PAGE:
A unique self-writing diary, designed and built by a Fife start-up software company, is being tested by a group of 100 users on four continents and could be ready to tap in to the $4.4 billion lifestyle app market for real soon.
That’s the prediction of serial entrepreneur Dr Gordon Povey – the chief executive officer and founder of Dunfermline-based Trisent – which launched a beta or test version of Orla at the UK’s largest technology showcase EIE’17 last month, and is now inviting members of the public to give it a try for free.
The £150,000 trial, which has been largely self-funded with the aid of a £99,370 Smart Scotland feasibility grant through Scottish Enterprise, runs in the background of mobile phones by using location services and motion detectors.
Built by Ember Technology, it automatically publishes the owner’s daily diary as an aide-memoire without the user having to lift a finger.
Feedback is being obtained from early adopters with equity investment being sought this summer, to fully develop and market a commercial version.
Dr Povey, who already has a track record of success when it comes to developing mobile technology and taking it to market, said the app had global potential for business and leisure use.
He said: “In future this app could be used in lots of other ways. In business, for instance, or in tourism, when people want to keep a log of their trip or holiday. So many of us feel that our lives are passing in a blur; a diary would help us record, remember and reclaim all those forgotten days.”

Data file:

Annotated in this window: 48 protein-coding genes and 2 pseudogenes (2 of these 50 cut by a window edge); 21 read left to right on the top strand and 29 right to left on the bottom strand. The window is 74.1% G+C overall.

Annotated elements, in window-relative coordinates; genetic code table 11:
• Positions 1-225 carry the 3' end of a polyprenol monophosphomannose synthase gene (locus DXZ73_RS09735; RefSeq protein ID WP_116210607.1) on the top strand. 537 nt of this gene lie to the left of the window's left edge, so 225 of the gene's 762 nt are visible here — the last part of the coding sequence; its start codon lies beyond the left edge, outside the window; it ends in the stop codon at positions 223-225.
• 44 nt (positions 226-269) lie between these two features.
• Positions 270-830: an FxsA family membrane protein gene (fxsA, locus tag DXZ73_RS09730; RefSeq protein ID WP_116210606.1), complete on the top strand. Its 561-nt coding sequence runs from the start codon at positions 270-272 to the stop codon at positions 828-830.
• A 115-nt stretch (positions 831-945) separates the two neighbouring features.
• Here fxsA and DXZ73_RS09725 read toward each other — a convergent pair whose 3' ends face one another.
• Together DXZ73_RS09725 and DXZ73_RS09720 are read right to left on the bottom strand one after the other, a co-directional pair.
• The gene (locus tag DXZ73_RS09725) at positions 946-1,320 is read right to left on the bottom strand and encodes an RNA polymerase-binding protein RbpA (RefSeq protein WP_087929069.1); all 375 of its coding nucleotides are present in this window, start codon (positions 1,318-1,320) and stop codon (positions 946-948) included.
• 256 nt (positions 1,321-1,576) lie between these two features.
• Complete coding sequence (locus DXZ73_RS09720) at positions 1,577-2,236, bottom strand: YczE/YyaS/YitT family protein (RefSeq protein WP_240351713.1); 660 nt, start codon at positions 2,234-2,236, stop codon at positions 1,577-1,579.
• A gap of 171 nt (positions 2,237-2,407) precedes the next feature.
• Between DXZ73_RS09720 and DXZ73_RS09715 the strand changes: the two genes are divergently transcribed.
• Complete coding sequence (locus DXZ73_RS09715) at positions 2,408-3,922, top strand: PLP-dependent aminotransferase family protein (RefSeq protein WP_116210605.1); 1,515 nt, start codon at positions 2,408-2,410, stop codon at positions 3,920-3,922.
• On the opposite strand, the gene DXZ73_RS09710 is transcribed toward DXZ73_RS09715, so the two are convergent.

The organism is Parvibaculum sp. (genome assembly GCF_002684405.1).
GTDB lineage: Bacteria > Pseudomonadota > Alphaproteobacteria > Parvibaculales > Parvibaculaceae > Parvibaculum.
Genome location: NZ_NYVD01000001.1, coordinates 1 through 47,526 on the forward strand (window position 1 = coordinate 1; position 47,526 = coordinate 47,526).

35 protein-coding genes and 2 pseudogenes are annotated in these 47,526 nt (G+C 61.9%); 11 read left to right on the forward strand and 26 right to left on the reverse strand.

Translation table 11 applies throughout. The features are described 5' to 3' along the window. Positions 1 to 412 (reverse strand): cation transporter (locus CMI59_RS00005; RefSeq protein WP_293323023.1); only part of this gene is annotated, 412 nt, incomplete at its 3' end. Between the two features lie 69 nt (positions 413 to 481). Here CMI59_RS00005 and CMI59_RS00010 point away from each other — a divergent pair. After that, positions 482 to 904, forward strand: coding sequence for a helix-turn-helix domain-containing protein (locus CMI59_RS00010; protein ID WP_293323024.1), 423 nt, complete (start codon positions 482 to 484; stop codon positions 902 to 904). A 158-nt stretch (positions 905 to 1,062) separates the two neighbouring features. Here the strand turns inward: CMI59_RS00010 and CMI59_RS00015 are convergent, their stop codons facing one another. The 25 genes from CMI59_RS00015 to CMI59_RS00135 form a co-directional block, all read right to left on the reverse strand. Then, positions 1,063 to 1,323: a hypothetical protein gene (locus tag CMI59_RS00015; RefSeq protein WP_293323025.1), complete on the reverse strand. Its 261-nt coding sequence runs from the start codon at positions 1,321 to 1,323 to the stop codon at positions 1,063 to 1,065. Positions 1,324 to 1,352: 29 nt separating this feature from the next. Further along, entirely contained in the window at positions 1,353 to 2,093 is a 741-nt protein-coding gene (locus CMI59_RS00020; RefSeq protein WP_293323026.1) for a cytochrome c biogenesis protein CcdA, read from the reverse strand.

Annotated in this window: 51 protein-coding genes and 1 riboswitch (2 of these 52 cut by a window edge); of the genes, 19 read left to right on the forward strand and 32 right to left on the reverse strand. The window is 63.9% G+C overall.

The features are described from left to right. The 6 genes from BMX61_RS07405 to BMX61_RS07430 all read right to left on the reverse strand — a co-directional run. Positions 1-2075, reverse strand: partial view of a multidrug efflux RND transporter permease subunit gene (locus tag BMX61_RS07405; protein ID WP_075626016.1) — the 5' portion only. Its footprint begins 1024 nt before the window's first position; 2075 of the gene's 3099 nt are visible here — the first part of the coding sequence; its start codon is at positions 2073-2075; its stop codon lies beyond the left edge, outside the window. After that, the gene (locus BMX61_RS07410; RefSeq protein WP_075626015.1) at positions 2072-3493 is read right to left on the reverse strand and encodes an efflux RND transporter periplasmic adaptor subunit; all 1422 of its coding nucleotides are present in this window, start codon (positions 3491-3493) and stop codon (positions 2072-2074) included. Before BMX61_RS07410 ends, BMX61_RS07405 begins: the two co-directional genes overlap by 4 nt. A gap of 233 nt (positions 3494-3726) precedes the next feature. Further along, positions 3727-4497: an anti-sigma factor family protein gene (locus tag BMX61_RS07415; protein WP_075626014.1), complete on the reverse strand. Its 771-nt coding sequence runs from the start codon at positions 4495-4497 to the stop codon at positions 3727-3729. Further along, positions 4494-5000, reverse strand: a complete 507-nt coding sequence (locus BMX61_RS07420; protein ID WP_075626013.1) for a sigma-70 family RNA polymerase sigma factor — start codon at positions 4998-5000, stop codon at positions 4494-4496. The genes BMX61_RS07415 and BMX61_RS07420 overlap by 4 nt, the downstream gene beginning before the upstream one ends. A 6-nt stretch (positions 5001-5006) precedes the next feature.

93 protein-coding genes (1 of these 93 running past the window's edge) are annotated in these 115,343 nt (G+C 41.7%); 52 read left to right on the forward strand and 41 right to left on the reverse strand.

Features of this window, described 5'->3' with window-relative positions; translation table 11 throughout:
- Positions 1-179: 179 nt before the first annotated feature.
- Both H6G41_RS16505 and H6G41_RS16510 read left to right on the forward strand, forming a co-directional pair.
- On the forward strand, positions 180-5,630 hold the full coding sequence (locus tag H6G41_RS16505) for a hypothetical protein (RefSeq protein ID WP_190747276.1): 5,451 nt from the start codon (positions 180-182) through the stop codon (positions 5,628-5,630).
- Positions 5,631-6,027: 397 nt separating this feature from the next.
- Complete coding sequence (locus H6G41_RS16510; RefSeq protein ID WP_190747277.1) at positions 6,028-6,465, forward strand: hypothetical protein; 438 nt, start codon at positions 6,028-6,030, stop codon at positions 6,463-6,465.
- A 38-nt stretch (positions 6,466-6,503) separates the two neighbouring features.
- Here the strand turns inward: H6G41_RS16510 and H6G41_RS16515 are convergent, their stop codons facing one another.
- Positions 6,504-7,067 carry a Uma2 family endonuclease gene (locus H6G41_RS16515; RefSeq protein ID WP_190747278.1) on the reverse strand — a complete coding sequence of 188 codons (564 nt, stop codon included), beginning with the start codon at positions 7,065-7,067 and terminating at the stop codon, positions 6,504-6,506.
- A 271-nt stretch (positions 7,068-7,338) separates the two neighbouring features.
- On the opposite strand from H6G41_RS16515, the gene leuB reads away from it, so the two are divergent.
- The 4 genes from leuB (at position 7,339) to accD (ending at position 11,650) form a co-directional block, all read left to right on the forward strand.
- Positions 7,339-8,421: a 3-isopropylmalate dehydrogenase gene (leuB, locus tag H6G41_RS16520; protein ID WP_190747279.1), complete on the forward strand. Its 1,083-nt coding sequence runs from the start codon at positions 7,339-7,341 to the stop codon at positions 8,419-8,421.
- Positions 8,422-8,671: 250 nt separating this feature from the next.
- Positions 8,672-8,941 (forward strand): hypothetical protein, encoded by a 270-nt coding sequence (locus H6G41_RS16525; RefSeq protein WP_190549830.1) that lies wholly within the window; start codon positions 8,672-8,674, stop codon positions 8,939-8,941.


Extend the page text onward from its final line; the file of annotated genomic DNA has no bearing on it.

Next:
Dr Povey said Orla is completely different from the very brief, very public reviews of the year which social media provides.
“It is a daily log which, in the best diary tradition, is private,” he added.
“It’s very important to us that a user’s data is their own private data.
“Of course, individual users are free to use their written diary in whatever way they wish.”
Dr Povey said he built the equivalent of this technology more than 10 years ago.
“The problem we had 10 years ago,” he added: “was that not many people had Smartphones, and the Symbian Smartphones were a bit clunky, the data network was a bit flaky, and also it would cost you a lot on data charges to keep the service around.
“So although we found it useful to demo our location technology, it wasn’t commercially viable at that time.
“But I always had it at the back of my mind that one day the technology would catch up.
“That’s where this new company came from.”
*If you’d like to help refine this new product, go to http://orla-diary.com/beta